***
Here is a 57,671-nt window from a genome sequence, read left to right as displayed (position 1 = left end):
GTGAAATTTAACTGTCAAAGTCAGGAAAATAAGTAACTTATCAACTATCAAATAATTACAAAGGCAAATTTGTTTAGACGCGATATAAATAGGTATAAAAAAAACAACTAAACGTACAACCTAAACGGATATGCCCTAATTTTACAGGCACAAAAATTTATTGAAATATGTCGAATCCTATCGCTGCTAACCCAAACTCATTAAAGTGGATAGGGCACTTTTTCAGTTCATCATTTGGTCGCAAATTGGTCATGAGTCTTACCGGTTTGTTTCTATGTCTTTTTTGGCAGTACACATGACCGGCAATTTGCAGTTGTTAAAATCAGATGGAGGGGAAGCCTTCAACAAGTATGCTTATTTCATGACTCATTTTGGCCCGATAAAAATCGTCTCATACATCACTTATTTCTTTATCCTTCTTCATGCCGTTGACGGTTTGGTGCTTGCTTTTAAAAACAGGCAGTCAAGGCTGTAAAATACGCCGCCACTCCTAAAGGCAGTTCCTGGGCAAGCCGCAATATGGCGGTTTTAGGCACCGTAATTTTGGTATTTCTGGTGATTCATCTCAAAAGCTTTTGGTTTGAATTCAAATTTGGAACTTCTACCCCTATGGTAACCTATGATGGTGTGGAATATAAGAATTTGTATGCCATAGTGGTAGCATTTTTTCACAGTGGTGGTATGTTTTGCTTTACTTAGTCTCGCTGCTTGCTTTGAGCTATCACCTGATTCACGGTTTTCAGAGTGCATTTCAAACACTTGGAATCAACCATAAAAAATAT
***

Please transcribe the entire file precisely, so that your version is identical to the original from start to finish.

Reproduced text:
Here is a 57,671-nt window from a genome sequence, read left to right as displayed (position 1 = left end):
GTGAAATTTAACTGTCAAAGTCAGGAAAATAAGTAACTTATCAACTATCAAATAATTACAAAGGCAAATTTGTTTAGACGCGATATAAATAGGTATAAAAAAAACAACTAAACGTACAACCTAAACGGATATGCCCTAATTTTACAGGCACAAAAATTTATTGAAATATGTCGAATCCTATCGCTGCTAACCCAAACTCATTAAAGTGGATAGGGCACTTTTTCAGTTCATCATTTGGTCGCAAATTGGTCATGAGTCTTACCGGTTTGTTTCTATGTCTTTTTTGGCAGTACACATGACCGGCAATTTGCAGTTGTTAAAATCAGATGGAGGGGAAGCCTTCAACAAGTATGCTTATTTCATGACTCATTTTGGCCCGATAAAAATCGTCTCATACATCACTTATTTCTTTATCCTTCTTCATGCCGTTGACGGTTTGGTGCTTGCTTTTAAAAACAGGCAGTCAAGGCTGTAAAATACGCCGCCACTCCTAAAGGCAGTTCCTGGGCAAGCCGCAATATGGCGGTTTTAGGCACCGTAATTTTGGTATTTCTGGTGATTCATCTCAAAAGCTTTTGGTTTGAATTCAAATTTGGAACTTCTACCCCTATGGTAACCTATGATGGTGTGGAATATAAGAATTTGTATGCCATAGTGGTAGCATTTTTTCACAGTGGTGGTATGTTTTGCTTTACTTAGTCTCGCTGCTTGCTTTGAGCTATCACCTGATTCACGGTTTTCAGAGTGCATTTCAAACACTTGGAATCAACCATAAAAAATAT